Mexico Coastal Areas



March 9, 2007, David Burns, Tecolutla, Veracruz, Mexico, Restaurant El Manglar:

Oh what a convoluted path life and fate weave, but last week when I said I'd be back I meant it.

In this week's Mexican beach fishing at Tecolutla, the shoe was on the other foot, the grass was greener on my side, and the teacher got taught. I landed a pompano per day from Tuesday through Thursday and it was Gary's turn to sit in the beach chair and watch the action unfold.

Tuesday was not a pleasant day but that has never stopped us from doing our part by ensuring baited lines are in the water. It was overcast, choppy and, by our standards, a little chilly but at 11:35 a.m. I was doing the pompano dance after pulling in a two-and-a-half pounder.

Wednesday's fishing brought clear skies and calmer waters to this part of the Mexican coast, but it was still a little chilly and got worse as strong winds materialized in the afternoon. I had a huge hit midmorning but alas the twenty-pound test didn't hold and I lost my quarry. Judging from the way it pulled, it was likely a good sized Stingray and to be more honest I likely lost it because, rather than patiently wait it out, I tried to muscle it out of the sand where it settled after some pole bending, drag screaming runs.

However all was for not, as around 4 p.m., just when I was thinking we'd have to make a run to the restaurant on the highway that serves very good grilled meats or go hungry that night, I found myself doing the pompano dance yet again. Same size as the day before and same fun too.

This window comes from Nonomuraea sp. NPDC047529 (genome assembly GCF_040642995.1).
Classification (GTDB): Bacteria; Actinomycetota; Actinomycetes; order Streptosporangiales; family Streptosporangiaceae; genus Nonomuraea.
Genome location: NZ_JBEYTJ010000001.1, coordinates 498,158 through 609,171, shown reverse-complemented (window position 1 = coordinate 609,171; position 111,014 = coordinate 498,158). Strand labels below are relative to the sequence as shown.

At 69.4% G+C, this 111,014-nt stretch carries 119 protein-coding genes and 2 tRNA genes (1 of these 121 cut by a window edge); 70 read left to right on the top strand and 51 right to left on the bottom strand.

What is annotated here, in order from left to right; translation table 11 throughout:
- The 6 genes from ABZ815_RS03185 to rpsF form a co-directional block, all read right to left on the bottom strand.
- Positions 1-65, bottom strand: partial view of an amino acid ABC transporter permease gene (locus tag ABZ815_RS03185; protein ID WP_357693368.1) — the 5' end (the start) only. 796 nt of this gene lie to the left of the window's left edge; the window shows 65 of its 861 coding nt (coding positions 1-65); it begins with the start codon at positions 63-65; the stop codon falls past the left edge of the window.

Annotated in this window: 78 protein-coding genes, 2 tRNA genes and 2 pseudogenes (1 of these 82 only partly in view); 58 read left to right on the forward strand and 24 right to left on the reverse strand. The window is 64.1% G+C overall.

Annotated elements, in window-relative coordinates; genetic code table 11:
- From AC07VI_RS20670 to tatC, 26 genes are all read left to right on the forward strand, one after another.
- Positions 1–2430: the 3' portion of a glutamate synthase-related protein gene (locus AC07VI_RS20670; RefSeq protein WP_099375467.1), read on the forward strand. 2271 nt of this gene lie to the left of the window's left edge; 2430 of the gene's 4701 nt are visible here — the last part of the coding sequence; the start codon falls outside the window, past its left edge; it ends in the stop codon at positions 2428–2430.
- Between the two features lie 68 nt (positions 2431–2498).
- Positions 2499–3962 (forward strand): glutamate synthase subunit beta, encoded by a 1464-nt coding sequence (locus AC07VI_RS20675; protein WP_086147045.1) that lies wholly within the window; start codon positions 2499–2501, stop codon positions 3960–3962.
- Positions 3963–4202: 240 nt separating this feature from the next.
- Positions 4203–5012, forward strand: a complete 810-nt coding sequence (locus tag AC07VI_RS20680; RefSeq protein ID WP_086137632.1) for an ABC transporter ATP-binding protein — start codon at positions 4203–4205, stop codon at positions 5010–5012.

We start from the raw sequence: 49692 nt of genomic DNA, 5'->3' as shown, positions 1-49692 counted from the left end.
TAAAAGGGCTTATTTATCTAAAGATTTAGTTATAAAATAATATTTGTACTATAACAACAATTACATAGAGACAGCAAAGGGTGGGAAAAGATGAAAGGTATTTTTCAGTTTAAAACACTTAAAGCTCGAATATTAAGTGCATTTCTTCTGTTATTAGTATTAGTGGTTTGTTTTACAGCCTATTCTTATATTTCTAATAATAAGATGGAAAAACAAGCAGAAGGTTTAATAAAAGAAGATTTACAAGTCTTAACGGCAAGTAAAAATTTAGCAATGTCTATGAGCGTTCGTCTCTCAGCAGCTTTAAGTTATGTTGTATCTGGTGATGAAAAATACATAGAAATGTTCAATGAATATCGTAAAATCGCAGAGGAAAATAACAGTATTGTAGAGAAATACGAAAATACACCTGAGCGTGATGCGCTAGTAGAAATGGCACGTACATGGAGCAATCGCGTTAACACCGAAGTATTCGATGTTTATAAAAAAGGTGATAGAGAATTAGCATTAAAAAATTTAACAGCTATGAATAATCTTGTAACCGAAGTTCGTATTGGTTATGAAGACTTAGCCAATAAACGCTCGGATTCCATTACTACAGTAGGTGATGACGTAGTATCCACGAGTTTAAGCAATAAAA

Thursday was a Mexican fisherman's post card perfect day: calm seas, sunny skies, and a very slight breeze to keep things from getting too hot and sticky.

Unfortunately we mostly fed crabs our bait and had very few strikes in what was shaping up as a disappointing day. During these types of lulls I usually busy myself with beer and book but was feeling rather energetic and started hunting for sand fleas at the water's edge. Those efforts didn't go unrewarded as, around 10 a.m., on my second cast of this bait, proven time and time again to produce, I found myself on the happy end of a fishing pole and a pompano on the not-so-happy end. At a risk of redundancy: same size as the others, slight variation of the pompano dance and same fun.

That's it for Mexico fishing from Teco for this week. Next week promises more pompano reports and coverage of the annual Tecolutla Snook tournament.